Alimamy Sankoh was the man who surfaced, about 18 months ago, to announce himself to the world as the Foreign and International Affairs spokesman for the RUF at a time when most people did not have a clue about the RUF's origin and purpose. Since then, RUF fortunes have fluctuated and are currently on the downward slide. Sankoh himself is still an unknown quantity. Recent rumours say that he no longer represents the RUF and that he has been disowned by his comrades. But he continues to be foremost in putting the case of the RUF to the media, having contacted this editor on at least three occasions in the last 8 months. His counterpart, Ibrahim Jalloh, the RUF's PRO whose letter to Focus was published in FSL Vol 1 No 7, seldom gives interviews. It is still not clear what the difference is between their respective roles. The emergence of another spokesman called Fayia Musa only compounded the confusion. It was he who commented, soon after Captain Strasser's announcement of elections and the lifting of the ban on political parties on April 27 this year, that Corporal Foday Sankoh is not interested in elections because he is not a politician. There is some evidence now that the RUF lacks what it needs to present its case at a future peace conference and that this, above all, is most probably the reason for their equivocation on peace and negotiations with the NPRC government. With discordant voices claiming to represent the RUF, it is difficult for would-be mediators to know exactly who speaks on behalf of the RUF or its stand on various issues. Sankoh told Focus that there is no rift in their camp and that they have their briefs which they were entitled to put forward at the appropriate times. It was, he said, agents of the NPRC who were deliberately trying to misinform the international public.


The NPRC has emphatically denied an RUF claim that it shot down an M17 helicopter in the Northern province. According to a government version of the incident, the chopper developed engine trouble and ditched when a bird flew into its engine while in flight.

The authorities have also described as totally false the further allegation that RUF forces killed South African Executive Outcome troops during a recent operation near Freetown. Military sources say the RUF is being driven out of towns and villages in parts of the East and South, having blasted them out of their bases in these areas.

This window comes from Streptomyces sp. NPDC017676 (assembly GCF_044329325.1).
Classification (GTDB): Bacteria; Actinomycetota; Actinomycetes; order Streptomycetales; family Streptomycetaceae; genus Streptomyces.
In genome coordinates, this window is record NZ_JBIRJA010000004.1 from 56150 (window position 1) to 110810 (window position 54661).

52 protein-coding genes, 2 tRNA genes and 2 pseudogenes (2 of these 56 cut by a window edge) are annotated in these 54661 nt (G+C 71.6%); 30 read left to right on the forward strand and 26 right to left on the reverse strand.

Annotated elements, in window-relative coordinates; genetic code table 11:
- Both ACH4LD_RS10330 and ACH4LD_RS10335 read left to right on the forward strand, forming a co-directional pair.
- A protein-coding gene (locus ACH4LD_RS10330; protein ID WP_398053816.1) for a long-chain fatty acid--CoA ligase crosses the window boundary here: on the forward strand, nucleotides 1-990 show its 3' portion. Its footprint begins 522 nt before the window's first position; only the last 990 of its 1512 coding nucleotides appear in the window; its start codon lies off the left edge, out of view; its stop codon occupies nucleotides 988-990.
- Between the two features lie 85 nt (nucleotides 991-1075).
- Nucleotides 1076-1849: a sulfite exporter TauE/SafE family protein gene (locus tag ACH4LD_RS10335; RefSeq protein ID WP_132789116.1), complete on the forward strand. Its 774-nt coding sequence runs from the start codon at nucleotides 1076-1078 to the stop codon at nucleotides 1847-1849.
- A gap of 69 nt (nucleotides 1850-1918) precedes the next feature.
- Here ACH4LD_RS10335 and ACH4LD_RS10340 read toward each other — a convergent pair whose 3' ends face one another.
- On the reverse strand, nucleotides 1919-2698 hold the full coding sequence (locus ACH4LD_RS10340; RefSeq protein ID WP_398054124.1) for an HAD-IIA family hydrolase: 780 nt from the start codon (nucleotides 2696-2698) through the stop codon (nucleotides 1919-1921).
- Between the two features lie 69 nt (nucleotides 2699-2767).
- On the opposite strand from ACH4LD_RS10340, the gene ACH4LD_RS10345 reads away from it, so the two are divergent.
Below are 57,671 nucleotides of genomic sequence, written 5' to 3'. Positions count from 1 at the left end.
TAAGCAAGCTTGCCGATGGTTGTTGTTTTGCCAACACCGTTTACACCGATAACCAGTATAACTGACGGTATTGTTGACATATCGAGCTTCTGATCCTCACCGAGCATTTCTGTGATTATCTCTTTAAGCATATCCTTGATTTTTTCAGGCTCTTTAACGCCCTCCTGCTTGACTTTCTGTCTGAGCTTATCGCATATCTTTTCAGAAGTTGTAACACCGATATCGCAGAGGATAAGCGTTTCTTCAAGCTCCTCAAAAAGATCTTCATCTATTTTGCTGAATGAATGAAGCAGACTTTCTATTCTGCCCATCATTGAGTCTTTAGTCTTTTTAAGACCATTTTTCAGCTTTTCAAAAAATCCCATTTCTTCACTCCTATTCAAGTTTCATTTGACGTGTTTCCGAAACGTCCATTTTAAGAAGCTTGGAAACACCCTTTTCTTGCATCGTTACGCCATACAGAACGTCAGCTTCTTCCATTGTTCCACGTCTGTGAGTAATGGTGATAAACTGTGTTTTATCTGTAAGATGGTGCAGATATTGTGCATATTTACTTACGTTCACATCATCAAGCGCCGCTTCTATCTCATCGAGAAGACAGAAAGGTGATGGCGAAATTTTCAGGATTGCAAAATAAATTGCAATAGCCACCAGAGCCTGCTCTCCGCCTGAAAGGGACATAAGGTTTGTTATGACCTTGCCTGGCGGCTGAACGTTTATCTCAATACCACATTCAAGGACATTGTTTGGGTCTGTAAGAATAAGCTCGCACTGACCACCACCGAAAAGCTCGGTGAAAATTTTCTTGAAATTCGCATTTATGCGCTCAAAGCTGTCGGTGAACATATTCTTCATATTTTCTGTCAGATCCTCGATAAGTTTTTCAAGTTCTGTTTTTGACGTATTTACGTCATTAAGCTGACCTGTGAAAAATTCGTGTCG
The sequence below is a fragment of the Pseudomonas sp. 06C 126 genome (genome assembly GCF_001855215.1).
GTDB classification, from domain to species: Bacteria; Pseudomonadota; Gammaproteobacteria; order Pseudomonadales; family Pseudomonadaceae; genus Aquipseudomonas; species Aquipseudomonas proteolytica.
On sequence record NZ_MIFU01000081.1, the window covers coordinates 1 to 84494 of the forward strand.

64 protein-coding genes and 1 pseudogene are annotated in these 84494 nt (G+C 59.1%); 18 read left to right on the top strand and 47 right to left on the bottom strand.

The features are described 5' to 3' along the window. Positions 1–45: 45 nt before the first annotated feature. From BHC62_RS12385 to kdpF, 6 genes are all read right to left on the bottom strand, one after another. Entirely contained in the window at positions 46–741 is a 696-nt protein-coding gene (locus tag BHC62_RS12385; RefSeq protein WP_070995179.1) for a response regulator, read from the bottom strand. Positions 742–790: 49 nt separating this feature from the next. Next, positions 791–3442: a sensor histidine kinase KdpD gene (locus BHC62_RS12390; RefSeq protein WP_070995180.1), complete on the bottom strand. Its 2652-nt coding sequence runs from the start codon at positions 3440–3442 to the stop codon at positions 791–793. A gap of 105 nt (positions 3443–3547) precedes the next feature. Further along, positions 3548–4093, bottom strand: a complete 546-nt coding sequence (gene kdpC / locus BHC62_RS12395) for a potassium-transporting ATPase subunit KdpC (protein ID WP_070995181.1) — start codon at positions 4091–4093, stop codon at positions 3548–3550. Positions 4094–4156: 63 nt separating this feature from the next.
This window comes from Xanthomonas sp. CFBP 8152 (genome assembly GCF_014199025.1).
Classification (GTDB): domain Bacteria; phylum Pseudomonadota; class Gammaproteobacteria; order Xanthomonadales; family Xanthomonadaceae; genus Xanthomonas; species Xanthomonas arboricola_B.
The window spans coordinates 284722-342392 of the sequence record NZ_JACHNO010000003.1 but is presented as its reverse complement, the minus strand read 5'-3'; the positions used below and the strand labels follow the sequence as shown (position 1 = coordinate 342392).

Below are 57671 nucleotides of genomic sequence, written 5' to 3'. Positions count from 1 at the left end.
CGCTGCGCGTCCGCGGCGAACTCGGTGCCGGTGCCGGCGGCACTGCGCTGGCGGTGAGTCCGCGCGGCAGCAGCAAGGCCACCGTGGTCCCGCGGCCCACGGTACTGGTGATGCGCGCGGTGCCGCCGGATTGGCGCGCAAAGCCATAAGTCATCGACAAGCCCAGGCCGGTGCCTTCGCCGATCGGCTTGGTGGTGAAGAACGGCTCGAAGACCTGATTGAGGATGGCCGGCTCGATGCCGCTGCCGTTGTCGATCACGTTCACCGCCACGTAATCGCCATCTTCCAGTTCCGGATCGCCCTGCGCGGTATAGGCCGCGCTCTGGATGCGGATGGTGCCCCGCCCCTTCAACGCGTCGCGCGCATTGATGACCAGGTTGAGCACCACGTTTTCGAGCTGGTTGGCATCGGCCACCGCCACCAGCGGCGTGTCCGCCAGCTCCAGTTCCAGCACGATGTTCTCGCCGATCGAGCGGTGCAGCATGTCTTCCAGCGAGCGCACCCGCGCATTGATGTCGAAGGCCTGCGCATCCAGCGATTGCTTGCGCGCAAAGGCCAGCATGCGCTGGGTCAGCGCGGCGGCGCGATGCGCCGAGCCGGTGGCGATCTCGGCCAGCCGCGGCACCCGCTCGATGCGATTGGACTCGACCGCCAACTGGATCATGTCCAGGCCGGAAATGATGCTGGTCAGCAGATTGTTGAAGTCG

Military sources have further claimed that they intercepted a radio message from the RUF to Charles Taylor's NPFL in Liberia for 600 reinforcement troops. The government for its part is believed to be receiving help from ULIMO fighters from Liberia. It is alleged that Liberian refugees, who were in a rehabilitation camp, have been armed and sent to the frontline where they are fighting alongside government troops.




There was complacency in government circles following their limited successes against rebels during this period. It is emerging that the NPRC has polished its PR act with a noticeable deftness to their media announcements during the last month. The veneer of self-congratulatory statements, underplaying especially the pervasive role of the South African mercenaries, has nonetheless been tinged with real proven successes on the ground. But this masks the gravity of the task that still lies ahead to get on top of this war, let alone win it. Apocalyptic predictions of popular antipathy towards the RUF alone may not be the answer as our armed forces will discover in the months ahead.

An incident we could not report last time was the spate of attacks in the Bo District during the second and third weeks of July. Rebels went on the rampage in three chiefdoms - Ngelehun Badjia, Bagbwe and Njala Komboya rasing over 40 little towns and villages such as Giba, Bauya, Pelewahun, Loma, Gbaama, Sami, Gibima, and Daala. According to the New Citizen newspaper, able-bodied men, who were captured and forced to carry looted property for the rebels, were injected with water laced with pepper. In all, over 50 civilians were killed. Rebels had crossed from Simbaro Chiefdom in the Kenema District into the adjacent chiefdoms in the Bo District where they caused the mayhem. All the attacks were carried out by men in full regular military uniform.

The mother of all rebel ambushes